Coton Hill Asylum 943

Stafford, England, Staffordshire, Stafford

Brief Description

The asylum was built by Lord Talbot in 1854 as an insane institution for the rich. It cost thirty thousand pounds, and was renovated two years later for twenty thousand pounds. The building stood in grounds of 30 acres, and was designed by Fulljames & Waller of Gloucester in a Gothic style.

History

By 1880 the hospital had been extended. It was closed in 1975 and demolished in 1976, the grounds being taken into car parks for the newly constructed district general hospital. Only the mortuary (converted to two houses) and one lodge (hospital office) still stand, next to the road.

Detailed Description

There are the remnants of a lime avenue of the former entrance drive broken by a new railing adjacent to the hospital car parks. There are some large shrubs and trees next to the main road, but the site is mainly covered by new hospital buildings.
Features
  • Tree Avenue
  • Description: Lime avenue.
History

Detailed History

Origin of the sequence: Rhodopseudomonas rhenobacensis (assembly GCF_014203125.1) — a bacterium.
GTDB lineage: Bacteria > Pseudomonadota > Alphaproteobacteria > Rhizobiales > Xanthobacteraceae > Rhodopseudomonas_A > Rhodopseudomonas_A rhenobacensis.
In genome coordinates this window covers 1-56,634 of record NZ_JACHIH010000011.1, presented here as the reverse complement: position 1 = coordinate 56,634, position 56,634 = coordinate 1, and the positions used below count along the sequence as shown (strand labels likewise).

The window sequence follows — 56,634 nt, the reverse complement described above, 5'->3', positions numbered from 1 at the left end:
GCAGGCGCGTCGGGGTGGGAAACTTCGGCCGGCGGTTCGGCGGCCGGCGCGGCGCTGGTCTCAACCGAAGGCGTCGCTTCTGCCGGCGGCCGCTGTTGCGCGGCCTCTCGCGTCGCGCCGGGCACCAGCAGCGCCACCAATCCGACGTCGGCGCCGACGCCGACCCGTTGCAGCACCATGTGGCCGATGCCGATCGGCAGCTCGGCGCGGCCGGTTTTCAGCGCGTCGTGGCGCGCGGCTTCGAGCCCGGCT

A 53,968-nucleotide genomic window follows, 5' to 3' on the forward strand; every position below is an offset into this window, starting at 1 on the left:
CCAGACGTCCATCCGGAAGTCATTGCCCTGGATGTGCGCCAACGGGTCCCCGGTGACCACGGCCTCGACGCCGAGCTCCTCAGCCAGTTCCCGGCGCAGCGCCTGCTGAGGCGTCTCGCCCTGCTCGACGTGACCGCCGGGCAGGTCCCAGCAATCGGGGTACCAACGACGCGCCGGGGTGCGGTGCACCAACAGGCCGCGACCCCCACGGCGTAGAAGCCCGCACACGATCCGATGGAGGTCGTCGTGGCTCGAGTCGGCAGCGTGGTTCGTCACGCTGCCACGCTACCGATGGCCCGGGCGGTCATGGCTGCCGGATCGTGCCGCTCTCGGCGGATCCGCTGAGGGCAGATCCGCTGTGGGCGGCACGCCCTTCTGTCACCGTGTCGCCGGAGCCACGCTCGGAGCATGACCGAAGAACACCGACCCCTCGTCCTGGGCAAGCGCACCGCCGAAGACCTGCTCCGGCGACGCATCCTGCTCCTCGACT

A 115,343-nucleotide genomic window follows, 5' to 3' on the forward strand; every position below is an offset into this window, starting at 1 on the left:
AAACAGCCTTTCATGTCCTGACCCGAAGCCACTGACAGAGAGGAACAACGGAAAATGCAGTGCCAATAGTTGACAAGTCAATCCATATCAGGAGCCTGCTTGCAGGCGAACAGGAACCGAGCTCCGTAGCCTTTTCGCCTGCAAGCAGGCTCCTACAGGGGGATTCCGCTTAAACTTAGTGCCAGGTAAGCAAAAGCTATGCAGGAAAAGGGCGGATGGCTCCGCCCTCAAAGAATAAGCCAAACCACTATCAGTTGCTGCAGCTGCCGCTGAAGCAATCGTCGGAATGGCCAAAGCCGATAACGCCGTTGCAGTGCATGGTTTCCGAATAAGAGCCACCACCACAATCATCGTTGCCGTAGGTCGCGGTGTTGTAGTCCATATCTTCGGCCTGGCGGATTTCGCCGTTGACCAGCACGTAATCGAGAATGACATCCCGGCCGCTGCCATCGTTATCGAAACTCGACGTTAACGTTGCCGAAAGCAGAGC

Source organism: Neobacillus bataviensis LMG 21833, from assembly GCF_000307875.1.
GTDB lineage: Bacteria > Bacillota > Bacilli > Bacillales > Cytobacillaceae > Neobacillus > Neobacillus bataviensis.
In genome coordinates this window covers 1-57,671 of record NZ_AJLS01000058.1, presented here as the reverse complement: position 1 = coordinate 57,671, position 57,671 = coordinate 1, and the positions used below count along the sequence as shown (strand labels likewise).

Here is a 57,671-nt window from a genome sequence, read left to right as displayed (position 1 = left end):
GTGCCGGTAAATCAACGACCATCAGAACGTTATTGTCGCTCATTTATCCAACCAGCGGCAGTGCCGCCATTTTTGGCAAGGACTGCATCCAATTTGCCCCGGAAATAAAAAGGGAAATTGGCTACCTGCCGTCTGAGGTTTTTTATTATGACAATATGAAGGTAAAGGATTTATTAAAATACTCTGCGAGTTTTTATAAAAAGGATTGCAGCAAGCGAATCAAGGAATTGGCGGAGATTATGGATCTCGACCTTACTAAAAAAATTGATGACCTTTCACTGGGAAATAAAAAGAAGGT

Built in the 1850s on land provided by Lord Talbot, the hospital opened in 1854. It was originally built as an extension to the County Asylum in order to house private patients. It was to be known as ‘The institution for the Insane of Staffordshire and the Adjacent Counties'. The hospital was built in a Tudor style on Weston Road and set in 30 acres of grounds including sports facilities, gardens, orchards, a vegetable garden and farm. The building remained until 1976 when, apart from the chapel and the lodges, it was demolished and the new District General Hospital was built on the site.

Period

  • Victorian (1837-1901)
Associated People

Just one person associated to Coton Hill Asylum